On Tuesday, a new report warned that a failure to invest in Australia’s public schools will see widening achievement gaps between students from different backgrounds, a worsening teacher crisis, and a decline in teacher and student wellbeing.
The study found that Australia’s school education is one of the most unequal in the developed world, with achievement gaps between children from advantaged and disadvantaged backgrounds as much as equivalent to two years of learning by Year 5.
These damning findings precede an upcoming Education Ministers Meeting on 11 December which will consider the review of an expert panel advising the government on the next national schools reform agreement.
Before retiring, Cobbold was an economist with the Productivity Commission and its predecessors for over 30 years, experience that has allowed him to gain deep insights into the data behind one of most critical questions in Australian education today – why don’t all schools have equal resourcing?
Cobbold says the report, which provides figures on primary schools funding not previously published, shows that funding of public primary schools is in “a parlous state”.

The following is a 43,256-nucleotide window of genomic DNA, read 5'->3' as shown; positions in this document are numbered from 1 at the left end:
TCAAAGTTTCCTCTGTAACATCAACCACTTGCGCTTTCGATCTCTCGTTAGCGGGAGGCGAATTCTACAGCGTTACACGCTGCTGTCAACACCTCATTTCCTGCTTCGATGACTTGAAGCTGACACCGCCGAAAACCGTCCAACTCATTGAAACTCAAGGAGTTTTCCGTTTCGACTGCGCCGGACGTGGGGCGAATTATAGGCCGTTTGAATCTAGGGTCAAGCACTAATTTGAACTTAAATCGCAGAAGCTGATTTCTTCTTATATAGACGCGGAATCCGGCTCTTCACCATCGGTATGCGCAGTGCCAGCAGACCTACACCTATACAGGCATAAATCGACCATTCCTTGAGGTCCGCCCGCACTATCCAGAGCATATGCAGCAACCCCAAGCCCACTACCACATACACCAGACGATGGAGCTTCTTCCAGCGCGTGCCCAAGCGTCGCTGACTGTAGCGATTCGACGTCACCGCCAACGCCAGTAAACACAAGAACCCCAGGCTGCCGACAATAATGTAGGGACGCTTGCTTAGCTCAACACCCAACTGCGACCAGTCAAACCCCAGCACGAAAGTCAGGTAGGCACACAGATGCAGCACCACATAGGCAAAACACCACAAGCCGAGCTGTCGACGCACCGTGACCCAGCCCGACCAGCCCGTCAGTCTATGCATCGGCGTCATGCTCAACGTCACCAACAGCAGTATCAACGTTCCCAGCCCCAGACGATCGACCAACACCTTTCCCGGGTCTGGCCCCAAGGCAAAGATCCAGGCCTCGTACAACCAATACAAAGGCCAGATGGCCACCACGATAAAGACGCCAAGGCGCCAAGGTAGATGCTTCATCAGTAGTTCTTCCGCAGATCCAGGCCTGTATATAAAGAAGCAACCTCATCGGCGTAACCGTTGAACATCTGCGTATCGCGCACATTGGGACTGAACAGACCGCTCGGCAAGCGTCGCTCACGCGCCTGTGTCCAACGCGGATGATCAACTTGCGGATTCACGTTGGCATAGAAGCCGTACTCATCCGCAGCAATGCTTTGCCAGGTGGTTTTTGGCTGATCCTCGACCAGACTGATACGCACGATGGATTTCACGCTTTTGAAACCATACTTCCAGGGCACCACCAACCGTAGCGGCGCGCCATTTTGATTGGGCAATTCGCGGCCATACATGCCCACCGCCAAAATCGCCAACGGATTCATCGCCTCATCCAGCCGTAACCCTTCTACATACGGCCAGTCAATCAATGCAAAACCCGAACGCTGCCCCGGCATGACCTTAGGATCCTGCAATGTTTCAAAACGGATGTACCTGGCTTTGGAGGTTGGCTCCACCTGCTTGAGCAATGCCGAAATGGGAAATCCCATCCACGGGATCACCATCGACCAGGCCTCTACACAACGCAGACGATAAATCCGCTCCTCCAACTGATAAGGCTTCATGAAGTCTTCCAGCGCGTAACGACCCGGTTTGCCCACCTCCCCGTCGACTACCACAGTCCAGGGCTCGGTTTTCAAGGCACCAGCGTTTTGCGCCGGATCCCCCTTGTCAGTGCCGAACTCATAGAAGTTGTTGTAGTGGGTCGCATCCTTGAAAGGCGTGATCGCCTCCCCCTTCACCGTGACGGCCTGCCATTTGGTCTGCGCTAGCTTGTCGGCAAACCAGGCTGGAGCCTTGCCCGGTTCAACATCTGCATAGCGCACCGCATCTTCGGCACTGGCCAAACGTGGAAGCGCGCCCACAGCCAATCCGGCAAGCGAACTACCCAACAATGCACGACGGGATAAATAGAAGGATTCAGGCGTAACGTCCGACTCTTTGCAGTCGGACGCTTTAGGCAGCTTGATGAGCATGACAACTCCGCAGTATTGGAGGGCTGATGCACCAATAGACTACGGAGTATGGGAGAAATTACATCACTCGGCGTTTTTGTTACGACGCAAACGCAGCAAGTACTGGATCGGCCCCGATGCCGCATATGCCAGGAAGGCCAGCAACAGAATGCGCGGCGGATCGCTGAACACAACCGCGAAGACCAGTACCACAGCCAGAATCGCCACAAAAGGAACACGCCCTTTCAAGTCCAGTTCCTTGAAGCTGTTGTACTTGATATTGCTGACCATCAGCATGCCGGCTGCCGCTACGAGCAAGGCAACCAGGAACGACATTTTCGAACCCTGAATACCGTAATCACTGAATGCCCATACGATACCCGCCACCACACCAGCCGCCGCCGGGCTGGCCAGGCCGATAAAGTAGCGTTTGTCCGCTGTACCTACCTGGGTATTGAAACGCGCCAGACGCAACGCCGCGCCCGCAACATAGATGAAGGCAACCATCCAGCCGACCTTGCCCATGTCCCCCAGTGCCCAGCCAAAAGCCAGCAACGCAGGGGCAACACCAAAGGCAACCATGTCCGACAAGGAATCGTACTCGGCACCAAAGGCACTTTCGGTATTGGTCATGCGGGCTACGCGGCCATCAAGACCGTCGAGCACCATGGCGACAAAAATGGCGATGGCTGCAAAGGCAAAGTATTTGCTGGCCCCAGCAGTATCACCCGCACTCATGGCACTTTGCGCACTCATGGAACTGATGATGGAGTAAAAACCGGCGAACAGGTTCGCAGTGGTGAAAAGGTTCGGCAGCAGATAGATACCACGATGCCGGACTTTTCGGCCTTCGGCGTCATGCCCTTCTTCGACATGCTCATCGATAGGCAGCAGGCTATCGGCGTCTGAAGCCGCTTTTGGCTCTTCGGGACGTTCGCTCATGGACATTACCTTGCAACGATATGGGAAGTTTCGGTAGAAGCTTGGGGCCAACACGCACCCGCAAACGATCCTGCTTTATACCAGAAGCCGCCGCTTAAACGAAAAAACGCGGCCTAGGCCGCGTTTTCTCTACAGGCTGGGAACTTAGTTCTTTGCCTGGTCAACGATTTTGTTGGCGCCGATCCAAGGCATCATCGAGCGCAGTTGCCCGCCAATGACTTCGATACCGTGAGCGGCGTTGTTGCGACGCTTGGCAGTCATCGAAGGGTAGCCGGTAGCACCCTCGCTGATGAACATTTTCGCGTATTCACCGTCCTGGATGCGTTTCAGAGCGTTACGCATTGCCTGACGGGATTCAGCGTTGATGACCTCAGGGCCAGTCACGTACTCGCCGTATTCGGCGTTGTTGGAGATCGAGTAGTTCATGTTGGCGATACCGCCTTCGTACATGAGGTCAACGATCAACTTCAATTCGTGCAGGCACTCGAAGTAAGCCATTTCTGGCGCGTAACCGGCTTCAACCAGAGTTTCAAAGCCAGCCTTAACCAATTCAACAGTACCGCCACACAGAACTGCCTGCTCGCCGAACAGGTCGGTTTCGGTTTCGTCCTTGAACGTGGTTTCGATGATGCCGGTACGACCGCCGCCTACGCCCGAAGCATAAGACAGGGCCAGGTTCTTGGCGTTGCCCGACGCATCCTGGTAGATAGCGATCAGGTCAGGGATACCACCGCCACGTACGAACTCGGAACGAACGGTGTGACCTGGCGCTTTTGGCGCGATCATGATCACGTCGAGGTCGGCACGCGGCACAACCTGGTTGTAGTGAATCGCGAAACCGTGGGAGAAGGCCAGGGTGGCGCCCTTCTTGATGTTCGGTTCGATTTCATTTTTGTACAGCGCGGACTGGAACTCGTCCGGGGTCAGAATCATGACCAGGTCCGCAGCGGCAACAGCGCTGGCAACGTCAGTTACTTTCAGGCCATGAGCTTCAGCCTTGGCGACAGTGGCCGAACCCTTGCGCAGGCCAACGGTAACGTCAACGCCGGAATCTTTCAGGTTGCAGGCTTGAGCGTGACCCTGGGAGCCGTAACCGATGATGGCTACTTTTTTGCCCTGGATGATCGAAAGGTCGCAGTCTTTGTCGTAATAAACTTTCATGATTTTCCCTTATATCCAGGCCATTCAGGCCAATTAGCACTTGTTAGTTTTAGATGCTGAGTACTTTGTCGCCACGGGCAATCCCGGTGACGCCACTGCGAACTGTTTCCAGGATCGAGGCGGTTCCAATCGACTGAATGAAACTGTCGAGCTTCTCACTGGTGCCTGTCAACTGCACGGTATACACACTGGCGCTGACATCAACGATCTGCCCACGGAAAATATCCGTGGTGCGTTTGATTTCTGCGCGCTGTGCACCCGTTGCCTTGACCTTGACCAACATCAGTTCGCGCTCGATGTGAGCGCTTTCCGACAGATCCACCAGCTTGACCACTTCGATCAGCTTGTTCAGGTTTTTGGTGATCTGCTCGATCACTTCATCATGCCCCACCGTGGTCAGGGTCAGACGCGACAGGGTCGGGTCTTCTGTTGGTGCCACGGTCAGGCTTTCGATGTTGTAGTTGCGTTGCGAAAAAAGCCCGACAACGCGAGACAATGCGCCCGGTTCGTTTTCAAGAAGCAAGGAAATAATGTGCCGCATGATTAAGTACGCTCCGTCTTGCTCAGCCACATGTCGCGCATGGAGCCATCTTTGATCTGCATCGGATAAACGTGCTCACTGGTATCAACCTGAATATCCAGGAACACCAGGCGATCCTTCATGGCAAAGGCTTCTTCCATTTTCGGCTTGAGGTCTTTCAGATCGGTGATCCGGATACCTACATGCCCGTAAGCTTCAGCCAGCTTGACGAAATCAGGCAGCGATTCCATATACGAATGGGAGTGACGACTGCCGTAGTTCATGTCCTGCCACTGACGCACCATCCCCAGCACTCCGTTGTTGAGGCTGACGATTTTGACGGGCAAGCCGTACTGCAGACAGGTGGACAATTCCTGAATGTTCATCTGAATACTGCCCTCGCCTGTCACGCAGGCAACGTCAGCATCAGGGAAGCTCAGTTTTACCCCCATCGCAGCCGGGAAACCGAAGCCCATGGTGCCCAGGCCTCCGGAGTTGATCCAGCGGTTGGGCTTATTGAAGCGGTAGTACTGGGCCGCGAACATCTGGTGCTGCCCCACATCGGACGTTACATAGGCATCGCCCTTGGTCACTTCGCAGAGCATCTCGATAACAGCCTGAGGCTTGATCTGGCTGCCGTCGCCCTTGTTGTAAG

“The failure to fully fund public primary schools is a key factor behind the large proportion of disadvantaged primary students not achieving national proficiency standards and the large achievement gaps between advantaged and disadvantaged primary students,” Cobbold told The Educator.
“Government [Commonwealth and state] funding increases since 2009 have heavily favoured private primary schools over public schools. Funding for private primary schools increased by about three times that for public schools.”
Cobbold said this has ensured that Catholic and Independent primary schools have “a huge human and material resource advantage” over public primary schools.
“The priority given to funding private primary schools is incongruous as they enrol only a minority of disadvantaged students,” he said.
“Public primary schools enrol over 80% of low socio-economic status, Indigenous and remote area students.”
Cobbold said increasing equity in education should be the focus of the next National School Reform Agreement.
“This means ensuring that all primary school students meet national proficiency standards and that disadvantage students achieve at the same level as advantaged students,” he said.
“Fully funding public primary schools is critical to meeting these equity goals.”